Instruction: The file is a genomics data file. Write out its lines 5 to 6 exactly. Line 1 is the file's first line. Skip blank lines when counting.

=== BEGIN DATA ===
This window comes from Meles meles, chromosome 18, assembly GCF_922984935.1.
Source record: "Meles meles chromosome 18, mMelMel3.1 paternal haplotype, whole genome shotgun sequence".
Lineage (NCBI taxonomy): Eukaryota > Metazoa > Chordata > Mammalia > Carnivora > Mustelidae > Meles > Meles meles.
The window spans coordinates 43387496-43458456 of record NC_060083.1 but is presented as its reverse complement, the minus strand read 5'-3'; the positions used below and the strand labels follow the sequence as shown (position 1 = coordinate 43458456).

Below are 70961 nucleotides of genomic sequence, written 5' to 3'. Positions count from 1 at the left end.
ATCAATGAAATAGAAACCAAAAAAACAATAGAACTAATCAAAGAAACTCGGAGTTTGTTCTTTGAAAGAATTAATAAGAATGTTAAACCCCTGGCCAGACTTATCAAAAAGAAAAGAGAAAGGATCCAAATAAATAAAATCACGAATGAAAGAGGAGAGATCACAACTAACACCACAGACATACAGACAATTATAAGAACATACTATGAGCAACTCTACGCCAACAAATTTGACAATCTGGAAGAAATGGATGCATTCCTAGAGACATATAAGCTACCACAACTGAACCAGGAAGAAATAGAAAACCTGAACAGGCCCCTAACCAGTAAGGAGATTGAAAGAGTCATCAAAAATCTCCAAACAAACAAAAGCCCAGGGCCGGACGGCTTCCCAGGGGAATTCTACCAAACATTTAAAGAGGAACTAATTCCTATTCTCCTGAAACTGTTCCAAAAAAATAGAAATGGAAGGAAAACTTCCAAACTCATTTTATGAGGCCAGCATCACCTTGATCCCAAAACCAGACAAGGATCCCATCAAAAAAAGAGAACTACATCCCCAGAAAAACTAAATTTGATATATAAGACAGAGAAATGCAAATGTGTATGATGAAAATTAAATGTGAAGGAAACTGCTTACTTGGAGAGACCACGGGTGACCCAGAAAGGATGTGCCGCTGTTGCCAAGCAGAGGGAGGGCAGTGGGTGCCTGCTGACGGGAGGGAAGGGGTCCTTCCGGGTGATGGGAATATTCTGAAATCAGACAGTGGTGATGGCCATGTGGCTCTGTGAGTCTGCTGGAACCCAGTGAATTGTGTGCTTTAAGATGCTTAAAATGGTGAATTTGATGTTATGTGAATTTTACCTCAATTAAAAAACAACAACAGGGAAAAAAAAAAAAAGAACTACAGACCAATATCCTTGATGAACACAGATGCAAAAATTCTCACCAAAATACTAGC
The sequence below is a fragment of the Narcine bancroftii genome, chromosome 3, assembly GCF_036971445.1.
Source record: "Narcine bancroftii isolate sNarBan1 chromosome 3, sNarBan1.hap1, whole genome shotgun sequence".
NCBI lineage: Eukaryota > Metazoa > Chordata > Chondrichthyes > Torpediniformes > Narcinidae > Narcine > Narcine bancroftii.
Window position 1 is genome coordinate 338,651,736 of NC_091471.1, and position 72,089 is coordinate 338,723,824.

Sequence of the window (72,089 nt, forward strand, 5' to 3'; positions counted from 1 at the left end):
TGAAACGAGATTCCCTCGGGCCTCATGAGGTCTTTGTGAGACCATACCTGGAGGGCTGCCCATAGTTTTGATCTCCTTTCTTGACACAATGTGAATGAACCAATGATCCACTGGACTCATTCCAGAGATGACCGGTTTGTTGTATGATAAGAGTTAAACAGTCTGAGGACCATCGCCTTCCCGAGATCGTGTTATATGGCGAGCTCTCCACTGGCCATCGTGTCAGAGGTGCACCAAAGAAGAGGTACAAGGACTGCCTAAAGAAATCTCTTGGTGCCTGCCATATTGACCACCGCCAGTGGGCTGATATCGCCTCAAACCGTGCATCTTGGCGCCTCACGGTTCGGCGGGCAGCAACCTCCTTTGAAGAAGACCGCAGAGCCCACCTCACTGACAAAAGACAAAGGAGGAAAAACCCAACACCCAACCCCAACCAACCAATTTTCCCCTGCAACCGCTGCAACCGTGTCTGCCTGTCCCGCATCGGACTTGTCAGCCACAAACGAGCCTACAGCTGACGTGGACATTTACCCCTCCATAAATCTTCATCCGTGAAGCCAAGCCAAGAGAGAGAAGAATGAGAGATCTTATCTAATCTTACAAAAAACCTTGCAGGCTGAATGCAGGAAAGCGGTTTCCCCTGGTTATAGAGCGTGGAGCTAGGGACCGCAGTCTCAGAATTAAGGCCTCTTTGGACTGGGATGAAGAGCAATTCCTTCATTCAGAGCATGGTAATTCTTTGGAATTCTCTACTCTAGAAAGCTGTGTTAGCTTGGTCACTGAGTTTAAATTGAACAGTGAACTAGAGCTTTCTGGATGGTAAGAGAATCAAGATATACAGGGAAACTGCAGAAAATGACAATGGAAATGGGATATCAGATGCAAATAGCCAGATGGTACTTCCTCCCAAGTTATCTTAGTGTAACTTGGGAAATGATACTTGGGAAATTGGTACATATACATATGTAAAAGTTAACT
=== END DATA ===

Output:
Below are 70961 nucleotides of genomic sequence, written 5' to 3'. Positions count from 1 at the left end.
ATCAATGAAATAGAAACCAAAAAAACAATAGAACTAATCAAAGAAACTCGGAGTTTGTTCTTTGAAAGAATTAATAAGAATGTTAAACCCCTGGCCAGACTTATCAAAAAGAAAAGAGAAAGGATCCAAATAAATAAAATCACGAATGAAAGAGGAGAGATCACAACTAACACCACAGACATACAGACAATTATAAGAACATACTATGAGCAACTCTACGCCAACAAATTTGACAATCTGGAAGAAATGGATGCATTCCTAGAGACATATAAGCTACCACAACTGAACCAGGAAGAAATAGAAAACCTGAACAGGCCCCTAACCAGTAAGGAGATTGAAAGAGTCATCAAAAATCTCCAAACAAACAAAAGCCCAGGGCCGGACGGCTTCCCAGGGGAATTCTACCAAACATTTAAAGAGGAACTAATTCCTATTCTCCTGAAACTGTTCCAAAAAAATAGAAATGGAAGGAAAACTTCCAAACTCATTTTATGAGGCCAGCATCACCTTGATCCCAAAACCAGACAAGGATCCCATCAAAAAAAGAGAACTACATCCCCAGAAAAACTAAATTTGATATATAAGACAGAGAAATGCAAATGTGTATGATGAAAATTAAATGTGAAGGAAACTGCTTACTTGGAGAGACCACGGGTGACCCAGAAAGGATGTGCCGCTGTTGCCAAGCAGAGGGAGGGCAGTGGGTGCCTGCTGACGGGAGGGAAGGGGTCCTTCCGGGTGATGGGAATATTCTGAAATCAGACAGTGGTGATGGCCATGTGGCTCTGTGAGTCTGCTGGAACCCAGTGAATTGTGTGCTTTAAGATGCTTAAAATGGTGAATTTGATGTTATGTGAATTTTACCTCAATTAAAAAACAACAACAGGGAAAAAAAAAAAAAGAACTACAGACCAATATCCTTGATGAACACAGATGCAAAAATTCTCACCAAAATACTAGC